King Oliver: Dippermouth Blues

10 Apr

Remembering cornetist Joe “King” Oliver on the anniversary of his death in 1938.

It was nearly 90 years ago that Oliver brought his music and Louis Armstrong to Chicago from New Orleans. His most famous band was King Oliver’s Creole Jazz band (he brought his nickname, too), which performed in Chicago in the early ’20s and included bassist Bill Johnson, clarinetist Johnny Dodds, pianist Lil Hardin (Armstrong’s first wife), and Armstrong, who came to Chicago when Oliver asked him to.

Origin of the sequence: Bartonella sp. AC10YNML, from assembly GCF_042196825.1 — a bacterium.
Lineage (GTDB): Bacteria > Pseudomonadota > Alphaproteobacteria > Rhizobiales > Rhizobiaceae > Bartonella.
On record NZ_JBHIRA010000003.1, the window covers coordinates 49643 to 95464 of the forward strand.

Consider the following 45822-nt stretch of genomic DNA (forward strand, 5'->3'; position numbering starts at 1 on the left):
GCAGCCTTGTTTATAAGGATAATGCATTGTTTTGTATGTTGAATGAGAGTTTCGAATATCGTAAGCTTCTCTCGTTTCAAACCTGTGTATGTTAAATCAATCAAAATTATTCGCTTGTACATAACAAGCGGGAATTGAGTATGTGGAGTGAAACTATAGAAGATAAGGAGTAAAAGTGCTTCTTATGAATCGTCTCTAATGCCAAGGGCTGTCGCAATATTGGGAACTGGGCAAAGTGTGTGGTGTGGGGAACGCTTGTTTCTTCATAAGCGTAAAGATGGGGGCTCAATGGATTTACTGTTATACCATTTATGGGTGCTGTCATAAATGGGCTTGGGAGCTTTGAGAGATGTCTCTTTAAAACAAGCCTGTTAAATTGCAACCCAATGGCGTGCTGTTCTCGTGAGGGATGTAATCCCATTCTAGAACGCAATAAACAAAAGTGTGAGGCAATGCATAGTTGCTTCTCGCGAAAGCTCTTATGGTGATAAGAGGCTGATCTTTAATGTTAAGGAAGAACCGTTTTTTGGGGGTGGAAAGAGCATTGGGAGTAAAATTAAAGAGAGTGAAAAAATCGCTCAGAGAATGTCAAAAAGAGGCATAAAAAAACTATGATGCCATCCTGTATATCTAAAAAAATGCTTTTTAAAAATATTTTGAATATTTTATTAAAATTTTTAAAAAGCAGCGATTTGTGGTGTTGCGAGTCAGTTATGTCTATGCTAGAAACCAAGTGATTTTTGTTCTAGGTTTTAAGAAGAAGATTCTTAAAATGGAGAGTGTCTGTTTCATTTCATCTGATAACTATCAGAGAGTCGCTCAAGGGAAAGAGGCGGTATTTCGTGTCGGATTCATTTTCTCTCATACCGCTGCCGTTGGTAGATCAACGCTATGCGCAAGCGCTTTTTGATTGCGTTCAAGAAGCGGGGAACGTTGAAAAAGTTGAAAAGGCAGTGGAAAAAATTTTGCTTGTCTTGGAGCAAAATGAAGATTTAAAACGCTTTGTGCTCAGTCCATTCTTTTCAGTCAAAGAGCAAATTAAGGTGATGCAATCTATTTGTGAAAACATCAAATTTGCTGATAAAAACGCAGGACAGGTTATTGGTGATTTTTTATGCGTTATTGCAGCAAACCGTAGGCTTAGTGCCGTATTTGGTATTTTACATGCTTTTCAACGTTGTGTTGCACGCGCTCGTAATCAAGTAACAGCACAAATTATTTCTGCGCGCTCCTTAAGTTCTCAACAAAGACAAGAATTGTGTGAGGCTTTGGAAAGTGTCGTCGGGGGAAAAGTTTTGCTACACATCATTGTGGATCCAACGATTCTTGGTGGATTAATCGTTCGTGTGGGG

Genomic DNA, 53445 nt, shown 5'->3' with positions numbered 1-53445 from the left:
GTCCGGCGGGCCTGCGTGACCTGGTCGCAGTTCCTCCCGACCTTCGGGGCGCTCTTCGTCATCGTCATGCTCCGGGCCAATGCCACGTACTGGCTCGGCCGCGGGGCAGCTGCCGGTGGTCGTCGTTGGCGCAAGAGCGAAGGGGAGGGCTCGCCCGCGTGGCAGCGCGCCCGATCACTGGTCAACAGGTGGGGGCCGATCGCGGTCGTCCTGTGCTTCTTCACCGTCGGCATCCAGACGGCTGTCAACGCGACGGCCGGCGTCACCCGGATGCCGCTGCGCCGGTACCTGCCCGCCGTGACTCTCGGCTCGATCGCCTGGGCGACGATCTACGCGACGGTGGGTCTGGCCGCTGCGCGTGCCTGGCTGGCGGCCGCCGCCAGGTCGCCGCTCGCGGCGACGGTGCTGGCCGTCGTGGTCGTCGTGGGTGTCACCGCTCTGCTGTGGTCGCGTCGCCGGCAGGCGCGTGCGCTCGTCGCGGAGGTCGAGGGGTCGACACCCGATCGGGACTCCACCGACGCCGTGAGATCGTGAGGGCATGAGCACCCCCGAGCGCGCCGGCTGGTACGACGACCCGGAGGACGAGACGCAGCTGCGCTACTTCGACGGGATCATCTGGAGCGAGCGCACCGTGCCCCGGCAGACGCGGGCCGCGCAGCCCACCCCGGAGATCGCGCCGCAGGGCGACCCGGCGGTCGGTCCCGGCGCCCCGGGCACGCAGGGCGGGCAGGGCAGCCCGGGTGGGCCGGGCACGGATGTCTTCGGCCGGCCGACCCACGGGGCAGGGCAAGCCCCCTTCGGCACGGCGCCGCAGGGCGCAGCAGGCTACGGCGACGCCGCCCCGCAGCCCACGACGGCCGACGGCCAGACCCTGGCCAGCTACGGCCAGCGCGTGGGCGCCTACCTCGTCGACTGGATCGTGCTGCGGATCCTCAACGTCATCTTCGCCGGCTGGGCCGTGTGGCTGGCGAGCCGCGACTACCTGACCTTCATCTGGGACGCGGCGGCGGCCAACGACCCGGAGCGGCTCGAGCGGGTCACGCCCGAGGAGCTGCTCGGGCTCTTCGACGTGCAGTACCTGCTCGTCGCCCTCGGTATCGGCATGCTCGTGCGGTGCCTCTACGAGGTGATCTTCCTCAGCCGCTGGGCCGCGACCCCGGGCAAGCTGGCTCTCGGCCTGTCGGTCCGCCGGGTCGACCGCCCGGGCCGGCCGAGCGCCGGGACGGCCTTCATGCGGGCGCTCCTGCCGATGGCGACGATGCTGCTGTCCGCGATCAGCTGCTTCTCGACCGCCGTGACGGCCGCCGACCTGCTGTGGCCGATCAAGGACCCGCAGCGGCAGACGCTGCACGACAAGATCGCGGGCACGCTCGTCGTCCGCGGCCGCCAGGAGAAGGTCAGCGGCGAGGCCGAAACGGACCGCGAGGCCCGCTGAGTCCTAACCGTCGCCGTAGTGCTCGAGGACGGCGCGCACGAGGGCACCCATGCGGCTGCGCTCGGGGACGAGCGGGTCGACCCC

Oliver roared through the 20s, his bands changing personnel and names, but the good times ended before the decade did. Oliver turned down a job at New York’s Cotton Club that was then given to Duke Ellington; Oliver was beginning to suffer from pyorrhea (gum disease), according to Arnold Shaw’s The Jazz Age: Popular Music in the 1920s, and playing became difficult. His last recording, according to pbs.org, was in 1931.

He was working as janitor in a pool hall in Savannah, Ga., when he died at 52.

From Shaw’s book: “That was my only teacher, the one and only Joe Oliver,” said Armstrong.

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